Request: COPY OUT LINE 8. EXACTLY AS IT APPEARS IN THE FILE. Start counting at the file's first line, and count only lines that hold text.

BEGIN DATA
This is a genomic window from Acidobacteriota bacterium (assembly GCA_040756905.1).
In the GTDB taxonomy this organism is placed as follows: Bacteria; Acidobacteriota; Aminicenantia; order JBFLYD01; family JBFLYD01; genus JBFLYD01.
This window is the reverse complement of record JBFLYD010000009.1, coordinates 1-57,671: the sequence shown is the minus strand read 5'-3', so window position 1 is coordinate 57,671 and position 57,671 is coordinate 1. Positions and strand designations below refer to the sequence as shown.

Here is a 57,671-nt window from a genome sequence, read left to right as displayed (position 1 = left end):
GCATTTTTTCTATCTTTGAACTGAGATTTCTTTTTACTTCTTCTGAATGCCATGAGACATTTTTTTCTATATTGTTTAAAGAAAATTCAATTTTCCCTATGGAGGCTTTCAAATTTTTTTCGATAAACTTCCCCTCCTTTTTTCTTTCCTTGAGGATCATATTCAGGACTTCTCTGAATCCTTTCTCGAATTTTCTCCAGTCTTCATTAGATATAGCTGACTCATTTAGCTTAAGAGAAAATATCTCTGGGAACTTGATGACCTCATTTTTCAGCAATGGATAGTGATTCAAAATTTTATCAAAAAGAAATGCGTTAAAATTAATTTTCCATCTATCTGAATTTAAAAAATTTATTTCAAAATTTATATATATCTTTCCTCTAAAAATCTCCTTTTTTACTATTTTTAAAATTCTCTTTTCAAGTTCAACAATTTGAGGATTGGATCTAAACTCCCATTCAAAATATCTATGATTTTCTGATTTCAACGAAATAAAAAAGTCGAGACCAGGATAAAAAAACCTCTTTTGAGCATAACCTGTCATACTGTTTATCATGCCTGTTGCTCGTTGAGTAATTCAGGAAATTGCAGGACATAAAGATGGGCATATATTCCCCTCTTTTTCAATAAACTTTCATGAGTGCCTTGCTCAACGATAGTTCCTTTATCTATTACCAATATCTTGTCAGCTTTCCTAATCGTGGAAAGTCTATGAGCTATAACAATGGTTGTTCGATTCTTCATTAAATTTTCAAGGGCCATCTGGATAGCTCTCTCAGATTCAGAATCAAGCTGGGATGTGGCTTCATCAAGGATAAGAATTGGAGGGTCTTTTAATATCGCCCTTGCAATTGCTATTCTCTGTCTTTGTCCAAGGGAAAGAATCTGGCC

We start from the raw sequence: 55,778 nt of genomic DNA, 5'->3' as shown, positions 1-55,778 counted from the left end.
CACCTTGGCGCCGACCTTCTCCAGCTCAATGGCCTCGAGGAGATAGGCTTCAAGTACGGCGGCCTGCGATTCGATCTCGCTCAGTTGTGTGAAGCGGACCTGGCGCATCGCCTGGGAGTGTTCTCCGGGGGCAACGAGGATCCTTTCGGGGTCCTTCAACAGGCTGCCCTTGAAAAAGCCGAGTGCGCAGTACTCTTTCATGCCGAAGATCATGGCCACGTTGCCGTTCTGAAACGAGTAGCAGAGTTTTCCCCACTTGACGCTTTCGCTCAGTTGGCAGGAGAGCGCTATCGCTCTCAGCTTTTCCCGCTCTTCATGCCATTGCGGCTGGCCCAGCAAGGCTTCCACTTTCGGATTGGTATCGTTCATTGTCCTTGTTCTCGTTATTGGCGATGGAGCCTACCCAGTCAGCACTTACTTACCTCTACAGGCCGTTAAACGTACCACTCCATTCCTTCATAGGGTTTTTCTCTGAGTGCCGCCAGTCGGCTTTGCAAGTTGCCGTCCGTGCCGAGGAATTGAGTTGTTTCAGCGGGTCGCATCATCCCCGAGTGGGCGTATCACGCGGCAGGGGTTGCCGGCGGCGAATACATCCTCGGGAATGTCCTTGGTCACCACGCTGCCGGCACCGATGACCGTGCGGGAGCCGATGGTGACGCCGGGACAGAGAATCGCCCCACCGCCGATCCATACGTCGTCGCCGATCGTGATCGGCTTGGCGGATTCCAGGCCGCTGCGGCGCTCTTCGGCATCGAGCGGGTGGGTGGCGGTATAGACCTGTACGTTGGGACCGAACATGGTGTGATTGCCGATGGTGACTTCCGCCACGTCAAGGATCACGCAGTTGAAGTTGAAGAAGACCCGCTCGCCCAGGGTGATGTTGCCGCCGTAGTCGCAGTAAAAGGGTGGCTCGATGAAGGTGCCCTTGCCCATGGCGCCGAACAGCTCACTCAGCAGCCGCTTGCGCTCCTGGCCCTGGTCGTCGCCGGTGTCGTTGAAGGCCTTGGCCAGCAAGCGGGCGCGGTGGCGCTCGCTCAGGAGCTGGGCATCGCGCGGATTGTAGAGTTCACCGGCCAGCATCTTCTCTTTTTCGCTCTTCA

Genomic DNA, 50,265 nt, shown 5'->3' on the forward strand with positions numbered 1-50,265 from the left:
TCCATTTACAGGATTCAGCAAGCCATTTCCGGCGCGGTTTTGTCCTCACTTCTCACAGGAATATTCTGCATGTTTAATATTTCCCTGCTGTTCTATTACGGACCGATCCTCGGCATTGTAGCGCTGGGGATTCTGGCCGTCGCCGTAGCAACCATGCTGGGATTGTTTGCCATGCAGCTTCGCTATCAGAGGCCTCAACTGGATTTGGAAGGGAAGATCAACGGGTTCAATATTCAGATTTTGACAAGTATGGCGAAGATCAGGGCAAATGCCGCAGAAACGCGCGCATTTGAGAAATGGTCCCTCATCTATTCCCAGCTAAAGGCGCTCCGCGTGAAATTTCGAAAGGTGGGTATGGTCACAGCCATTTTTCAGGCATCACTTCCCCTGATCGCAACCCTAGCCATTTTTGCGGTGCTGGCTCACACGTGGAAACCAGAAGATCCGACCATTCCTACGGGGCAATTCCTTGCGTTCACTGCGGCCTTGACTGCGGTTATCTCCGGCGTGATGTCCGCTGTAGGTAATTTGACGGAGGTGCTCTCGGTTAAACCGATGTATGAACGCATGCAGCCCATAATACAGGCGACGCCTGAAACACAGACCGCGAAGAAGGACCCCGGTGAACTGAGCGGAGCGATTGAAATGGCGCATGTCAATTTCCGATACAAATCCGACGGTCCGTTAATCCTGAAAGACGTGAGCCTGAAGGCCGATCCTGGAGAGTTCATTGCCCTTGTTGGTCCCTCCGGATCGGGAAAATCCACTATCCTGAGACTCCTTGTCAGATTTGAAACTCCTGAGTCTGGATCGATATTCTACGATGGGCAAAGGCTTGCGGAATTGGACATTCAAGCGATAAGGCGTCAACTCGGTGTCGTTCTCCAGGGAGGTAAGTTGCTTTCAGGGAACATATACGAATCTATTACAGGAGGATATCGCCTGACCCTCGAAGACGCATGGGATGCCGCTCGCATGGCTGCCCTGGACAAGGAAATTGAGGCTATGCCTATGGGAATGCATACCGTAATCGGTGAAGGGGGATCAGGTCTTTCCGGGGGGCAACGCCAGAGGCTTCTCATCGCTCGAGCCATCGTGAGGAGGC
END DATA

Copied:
Genomic DNA, 50,265 nt, shown 5'->3' on the forward strand with positions numbered 1-50,265 from the left: